3. Eat as many fruits and vegetables as you want! At least half your plate should be made up of fresh fruits and vegetables. And I don’t mean fruits and vegetables smothered in sugar and butter. Use herbs and spices to flavor your foods. The simpler the preparation, the more satisfying your veggies can be! A plant-based diet has been associated with marked improvements in almost every aspect of health. It’s a great idea to try Meatless Monday or Whole Foods Wednesday! Most importantly, enjoy the food you’re eating. There’s no point in spending your time and money on things you don’t like because they’re “healthy.” Make small changes, and as time goes by, your taste buds will change and so will your body. Aim for lots of color and variety!
4. Get rid of processed foods. Eat as many whole, fresh foods as possible. Packaged and manufactured foods are full of sweeteners, poor quality salts, synthetic nutrients, dyes, flavorings, binders, fillers, lubricants and all sorts of yucky toxins that you really do not want in your body. If you can’t pronounce it, don’t eat it. And purchase foods that have fewer than 3 ingredients as much as possible. You will feel a lot better and your body will thank you for it!
5. Please don’t smoke. There are so many reasons not to smoke, and not the least of them is that many smokers gain weight within a year of quitting. One study noted that those who have a comorbidity, high nicotine dependence and have quit smoking gain an average of 7.7 pounds within one year of quitting. In addition, smoking puts undue strain on your cardiovascular system and respiratory system, as well as increasing the body’s toxic load.
6. Move! I would say exercise, but that word comes with a lot of baggage and I actually think it’s a rather limiting term. Exercise, for most, means going to the gym, doing that buns of steel video, jogging or playing a sport. It omits healthy practices like walking, hiking, biking, yoga, dancing, jumping on your trampoline and hula-hooping! Movement can even be your daily commute on foot or by bike. Your muscles were made to be used! I say, find multiple forms of movement that you can enjoy with loved ones and make it a part of your daily routine. For improving fitness and aerobic capacity, exercise four to five times a week for just twenty minutes. For you weekend warriors, know that it puts a lot of stress on your body to exercise vigorously every once in a while because your heart and other muscles are not equipped to handle the intensity. It’s much more effective to be consistent and work less intensely. In fact, you burn about the same number of calories walking and running the same distance.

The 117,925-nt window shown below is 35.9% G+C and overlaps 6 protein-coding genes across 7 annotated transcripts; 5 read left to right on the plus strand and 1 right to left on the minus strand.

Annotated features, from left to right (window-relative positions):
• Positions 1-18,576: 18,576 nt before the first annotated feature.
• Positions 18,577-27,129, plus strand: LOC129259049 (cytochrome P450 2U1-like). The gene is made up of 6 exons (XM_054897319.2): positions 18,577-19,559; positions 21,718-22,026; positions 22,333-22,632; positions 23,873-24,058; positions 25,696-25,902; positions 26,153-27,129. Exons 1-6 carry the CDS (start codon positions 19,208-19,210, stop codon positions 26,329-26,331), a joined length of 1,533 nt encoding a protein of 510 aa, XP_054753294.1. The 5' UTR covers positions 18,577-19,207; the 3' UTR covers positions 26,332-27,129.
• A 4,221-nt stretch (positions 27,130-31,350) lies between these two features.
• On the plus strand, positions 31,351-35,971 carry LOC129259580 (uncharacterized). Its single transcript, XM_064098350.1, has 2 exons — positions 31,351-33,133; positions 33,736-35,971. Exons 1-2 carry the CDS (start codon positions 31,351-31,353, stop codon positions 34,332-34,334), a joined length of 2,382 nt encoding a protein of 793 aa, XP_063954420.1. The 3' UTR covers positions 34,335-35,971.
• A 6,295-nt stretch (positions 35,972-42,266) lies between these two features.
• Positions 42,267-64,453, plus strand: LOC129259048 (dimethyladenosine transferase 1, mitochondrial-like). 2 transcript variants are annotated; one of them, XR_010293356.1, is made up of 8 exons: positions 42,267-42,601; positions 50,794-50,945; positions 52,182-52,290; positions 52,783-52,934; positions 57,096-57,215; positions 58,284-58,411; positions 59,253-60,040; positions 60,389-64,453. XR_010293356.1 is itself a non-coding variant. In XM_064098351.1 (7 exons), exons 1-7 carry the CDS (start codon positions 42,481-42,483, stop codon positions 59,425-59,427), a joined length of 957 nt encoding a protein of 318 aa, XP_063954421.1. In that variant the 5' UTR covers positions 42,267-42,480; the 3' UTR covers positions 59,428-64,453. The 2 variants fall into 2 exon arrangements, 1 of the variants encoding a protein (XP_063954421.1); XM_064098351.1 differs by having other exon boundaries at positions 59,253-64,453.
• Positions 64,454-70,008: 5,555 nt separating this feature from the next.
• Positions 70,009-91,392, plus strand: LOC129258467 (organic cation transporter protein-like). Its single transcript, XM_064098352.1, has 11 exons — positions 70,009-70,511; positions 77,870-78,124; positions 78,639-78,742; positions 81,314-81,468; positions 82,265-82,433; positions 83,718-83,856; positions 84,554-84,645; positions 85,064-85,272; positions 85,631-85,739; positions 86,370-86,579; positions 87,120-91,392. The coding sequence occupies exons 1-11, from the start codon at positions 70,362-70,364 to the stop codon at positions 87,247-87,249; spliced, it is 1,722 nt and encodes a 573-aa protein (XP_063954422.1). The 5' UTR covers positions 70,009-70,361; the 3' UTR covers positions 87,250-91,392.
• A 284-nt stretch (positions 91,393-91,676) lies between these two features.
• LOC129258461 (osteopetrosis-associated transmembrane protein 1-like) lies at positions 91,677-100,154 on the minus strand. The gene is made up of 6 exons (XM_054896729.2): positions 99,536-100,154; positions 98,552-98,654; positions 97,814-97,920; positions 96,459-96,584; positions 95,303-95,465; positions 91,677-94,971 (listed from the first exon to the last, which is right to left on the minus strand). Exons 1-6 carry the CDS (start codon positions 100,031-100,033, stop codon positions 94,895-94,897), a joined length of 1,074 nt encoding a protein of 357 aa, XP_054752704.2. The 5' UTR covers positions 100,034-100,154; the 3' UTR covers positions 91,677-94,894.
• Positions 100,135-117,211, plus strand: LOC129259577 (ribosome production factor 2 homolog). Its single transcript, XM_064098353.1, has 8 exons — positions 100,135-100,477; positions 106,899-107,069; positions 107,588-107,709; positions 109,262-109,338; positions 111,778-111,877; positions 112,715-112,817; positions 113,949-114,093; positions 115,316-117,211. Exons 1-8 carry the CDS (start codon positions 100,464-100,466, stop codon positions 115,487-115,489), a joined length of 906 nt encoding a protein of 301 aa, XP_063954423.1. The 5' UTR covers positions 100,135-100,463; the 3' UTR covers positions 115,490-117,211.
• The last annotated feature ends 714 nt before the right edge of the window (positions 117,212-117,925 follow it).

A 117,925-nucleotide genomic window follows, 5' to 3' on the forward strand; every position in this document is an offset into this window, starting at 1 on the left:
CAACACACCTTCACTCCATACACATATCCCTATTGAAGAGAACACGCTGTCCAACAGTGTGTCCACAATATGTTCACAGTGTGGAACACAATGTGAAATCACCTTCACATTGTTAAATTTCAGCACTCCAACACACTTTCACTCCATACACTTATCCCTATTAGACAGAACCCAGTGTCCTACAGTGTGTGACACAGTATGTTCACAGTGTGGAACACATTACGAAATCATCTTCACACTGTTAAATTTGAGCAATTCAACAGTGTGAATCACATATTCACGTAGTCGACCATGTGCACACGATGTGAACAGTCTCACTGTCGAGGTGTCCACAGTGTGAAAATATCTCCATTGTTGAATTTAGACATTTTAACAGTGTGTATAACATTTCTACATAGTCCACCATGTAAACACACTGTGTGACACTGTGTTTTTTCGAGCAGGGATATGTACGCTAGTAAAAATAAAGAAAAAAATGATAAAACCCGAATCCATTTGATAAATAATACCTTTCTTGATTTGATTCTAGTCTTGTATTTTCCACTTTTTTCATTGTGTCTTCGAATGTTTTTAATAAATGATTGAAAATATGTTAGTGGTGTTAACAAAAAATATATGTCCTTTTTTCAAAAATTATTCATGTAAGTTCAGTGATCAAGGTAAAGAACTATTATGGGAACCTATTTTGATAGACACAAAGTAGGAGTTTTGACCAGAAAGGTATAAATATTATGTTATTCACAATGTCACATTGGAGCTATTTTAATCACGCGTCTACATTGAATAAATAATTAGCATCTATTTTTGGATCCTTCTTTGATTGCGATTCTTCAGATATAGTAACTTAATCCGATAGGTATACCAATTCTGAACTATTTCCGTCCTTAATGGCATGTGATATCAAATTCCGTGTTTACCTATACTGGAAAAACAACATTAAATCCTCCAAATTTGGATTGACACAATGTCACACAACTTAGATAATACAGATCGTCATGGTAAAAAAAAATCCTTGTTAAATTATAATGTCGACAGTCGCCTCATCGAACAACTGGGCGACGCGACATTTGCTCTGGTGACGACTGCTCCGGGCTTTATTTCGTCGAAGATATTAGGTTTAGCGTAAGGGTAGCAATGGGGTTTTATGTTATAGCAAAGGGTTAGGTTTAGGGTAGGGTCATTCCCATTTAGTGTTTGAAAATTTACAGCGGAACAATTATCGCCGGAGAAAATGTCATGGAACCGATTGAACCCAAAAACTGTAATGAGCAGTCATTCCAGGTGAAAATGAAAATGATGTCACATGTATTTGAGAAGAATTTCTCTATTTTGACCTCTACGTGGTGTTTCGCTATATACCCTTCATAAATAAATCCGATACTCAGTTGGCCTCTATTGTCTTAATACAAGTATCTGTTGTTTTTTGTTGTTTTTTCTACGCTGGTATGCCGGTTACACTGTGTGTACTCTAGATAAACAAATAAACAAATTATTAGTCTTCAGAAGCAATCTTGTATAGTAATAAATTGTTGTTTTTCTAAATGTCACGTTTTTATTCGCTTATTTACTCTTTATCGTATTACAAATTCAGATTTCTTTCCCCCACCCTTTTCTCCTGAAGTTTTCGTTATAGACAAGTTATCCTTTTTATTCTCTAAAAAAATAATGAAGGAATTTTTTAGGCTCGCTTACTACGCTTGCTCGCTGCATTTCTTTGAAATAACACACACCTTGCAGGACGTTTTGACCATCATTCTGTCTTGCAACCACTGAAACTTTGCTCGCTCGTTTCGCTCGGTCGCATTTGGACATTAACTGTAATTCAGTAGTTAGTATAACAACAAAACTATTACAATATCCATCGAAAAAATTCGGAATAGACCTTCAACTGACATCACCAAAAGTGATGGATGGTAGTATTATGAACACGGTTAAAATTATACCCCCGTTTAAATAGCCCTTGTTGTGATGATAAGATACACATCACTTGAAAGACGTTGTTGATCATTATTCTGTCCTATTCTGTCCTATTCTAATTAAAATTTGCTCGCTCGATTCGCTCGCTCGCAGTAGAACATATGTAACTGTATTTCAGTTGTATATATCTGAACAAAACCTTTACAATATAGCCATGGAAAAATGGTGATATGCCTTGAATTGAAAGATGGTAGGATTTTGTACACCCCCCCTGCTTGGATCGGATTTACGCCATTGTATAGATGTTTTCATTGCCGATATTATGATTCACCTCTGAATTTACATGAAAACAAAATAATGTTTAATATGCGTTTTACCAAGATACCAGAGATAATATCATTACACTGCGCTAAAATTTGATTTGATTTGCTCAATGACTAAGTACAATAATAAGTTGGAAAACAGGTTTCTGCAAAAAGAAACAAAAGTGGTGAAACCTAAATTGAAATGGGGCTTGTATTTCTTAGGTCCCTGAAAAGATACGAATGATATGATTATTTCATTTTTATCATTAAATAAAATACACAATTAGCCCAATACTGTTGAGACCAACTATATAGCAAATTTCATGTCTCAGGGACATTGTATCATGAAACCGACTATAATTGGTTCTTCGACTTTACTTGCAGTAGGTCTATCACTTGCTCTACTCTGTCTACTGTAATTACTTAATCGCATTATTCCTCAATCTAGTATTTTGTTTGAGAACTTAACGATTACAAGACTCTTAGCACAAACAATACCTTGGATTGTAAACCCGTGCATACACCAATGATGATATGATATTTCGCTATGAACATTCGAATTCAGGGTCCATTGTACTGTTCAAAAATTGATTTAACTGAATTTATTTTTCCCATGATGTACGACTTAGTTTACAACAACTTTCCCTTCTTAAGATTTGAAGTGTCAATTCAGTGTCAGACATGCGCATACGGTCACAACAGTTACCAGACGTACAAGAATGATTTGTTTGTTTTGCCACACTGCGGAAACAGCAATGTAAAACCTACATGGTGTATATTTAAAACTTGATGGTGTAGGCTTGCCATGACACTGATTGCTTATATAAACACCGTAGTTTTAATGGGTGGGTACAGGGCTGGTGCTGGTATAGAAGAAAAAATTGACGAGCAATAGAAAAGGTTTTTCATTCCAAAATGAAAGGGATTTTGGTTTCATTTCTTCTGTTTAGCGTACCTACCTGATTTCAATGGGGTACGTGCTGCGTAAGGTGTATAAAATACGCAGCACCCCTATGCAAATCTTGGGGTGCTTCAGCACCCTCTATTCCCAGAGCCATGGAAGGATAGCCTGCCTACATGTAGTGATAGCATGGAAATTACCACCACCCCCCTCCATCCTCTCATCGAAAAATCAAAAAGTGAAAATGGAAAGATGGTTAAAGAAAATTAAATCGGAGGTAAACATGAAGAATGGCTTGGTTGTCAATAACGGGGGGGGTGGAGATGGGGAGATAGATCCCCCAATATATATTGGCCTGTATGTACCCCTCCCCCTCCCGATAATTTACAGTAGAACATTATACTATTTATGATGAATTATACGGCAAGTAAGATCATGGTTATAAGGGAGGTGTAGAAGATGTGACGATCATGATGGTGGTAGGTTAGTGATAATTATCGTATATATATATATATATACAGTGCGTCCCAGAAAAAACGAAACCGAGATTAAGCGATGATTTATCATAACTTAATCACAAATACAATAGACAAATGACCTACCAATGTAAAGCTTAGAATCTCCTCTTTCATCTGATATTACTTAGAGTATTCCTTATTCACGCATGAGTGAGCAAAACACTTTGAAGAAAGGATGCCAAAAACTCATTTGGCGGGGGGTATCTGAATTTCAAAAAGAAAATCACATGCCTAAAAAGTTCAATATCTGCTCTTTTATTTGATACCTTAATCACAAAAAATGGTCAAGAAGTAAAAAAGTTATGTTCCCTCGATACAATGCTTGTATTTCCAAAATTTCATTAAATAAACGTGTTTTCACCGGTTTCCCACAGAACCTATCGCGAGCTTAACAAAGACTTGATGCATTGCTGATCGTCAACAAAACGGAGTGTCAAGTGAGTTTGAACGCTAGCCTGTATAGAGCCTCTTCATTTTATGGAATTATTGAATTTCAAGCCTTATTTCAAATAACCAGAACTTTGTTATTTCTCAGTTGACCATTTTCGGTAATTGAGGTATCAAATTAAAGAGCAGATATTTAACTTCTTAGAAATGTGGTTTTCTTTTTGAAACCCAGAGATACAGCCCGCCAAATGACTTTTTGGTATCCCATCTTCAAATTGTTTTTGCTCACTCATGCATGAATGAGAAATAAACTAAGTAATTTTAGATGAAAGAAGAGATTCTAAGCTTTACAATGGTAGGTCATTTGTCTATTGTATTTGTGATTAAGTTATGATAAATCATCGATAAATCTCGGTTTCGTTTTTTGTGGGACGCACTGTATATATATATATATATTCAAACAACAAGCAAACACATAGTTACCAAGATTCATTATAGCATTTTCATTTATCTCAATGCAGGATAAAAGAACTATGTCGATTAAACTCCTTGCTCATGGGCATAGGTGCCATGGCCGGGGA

7. Drink alcohol in moderation. Red wine contains the antioxidant resveratrol, which may help to prevent damage to blood vessels and reduce inflammation. Great! The problem is that over-consumption of alcohol has many damaging effects on the body including weight gain and liver damage. Alcohol has almost twice as many calories per gram as either protein or carbohydrates. Oh, and it can also impair judgment. I recommend either avoiding alcohol or only drinking socially. Research suggests that women should limit alcohol intake to one glass a day and men should enjoy no more than two drinks per day.
8. Drink only unsweetened beverages and avoid “diet” drinks. The amount of sugar in beverages is obscene, and the beverage industry has tried to quell our concerns by creating “diet” drinks loaded with artificial sweeteners. Sugared drinks and soft drinks have high correlation links to type 2 diabetes and other diseases.
So why weight? Schedule a complimentary call with me to discuss your vision for your health and how we can work together to make lasting change in your life. Or, if you’re ready to make lasting change, schedule an appointment today!